American Revolution Notes: Radical or Moderate Essay
The American Revolution: Moderate or Radical?
Some historians argue that the Revolution was solely aimed at achieving the limited goal of independence from Britain.
There was a consensus among the Americans about keeping things as they were once the break from Britain had been accomplished
The Revolution was inevitably viewed as a struggle of liberty versus tyranny between America and Britain.
The Revolution was “radical in its character,” according to Bancroft, because it hastened the advance of human beings toward a millennium of “everlasting peace” and “universal brotherhood.”
The imperial school believed that political and constitutional issues brought on the Revolution.
The Progressive historians …show more content…
This repudiation explains the overdetermined nature of the outraged response to Great Britain’s provocative policies in the years before the Revolution. They [Americans] felt the sting not only of extra taxes and burdens of maintaining the British military presence, but also the humiliation of rejection from participation in an Englishness they believed they shared.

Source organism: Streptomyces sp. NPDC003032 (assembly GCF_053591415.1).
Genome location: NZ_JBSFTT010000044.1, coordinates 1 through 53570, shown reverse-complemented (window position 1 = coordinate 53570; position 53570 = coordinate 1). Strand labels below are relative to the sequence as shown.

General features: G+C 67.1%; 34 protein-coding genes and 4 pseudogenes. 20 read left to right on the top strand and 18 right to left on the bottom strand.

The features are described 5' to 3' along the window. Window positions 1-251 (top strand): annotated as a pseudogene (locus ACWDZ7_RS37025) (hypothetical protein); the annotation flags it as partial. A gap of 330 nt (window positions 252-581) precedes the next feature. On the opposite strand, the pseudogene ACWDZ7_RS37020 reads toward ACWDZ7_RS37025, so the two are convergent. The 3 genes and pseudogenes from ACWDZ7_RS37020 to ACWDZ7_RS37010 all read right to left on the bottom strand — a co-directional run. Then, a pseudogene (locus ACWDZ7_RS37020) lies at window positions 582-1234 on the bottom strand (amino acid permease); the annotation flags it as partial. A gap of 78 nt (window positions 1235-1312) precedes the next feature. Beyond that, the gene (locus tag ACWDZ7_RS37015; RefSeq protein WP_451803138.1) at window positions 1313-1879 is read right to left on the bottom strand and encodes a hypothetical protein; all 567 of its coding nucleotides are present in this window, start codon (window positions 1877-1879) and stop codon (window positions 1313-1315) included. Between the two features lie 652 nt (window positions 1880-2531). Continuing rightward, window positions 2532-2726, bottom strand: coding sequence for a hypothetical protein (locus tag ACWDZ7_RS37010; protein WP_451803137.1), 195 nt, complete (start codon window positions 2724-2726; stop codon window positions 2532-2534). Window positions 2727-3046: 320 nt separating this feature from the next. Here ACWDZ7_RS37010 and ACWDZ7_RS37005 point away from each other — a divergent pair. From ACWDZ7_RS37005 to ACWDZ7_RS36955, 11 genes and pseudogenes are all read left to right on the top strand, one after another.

While Breen’s revision returned to an earlier view of the ideological origins of the Revolution, nevertheless he agreed with Bailyn, Wood, and, in a modulated way, Bancroft, that the Revolution had, in the long run, radical results.
R. R. Palmer compared the intellectual and ideological trajectories from the American and French revolutions, finding more political consensus and continuity in the United States despite greater levels of inequality. In France, on the other hand, he contended that there had been less stability and more open conflict over class than in the United States.
Interpretations of America
T. H. Breen
Four new elements in particular influenced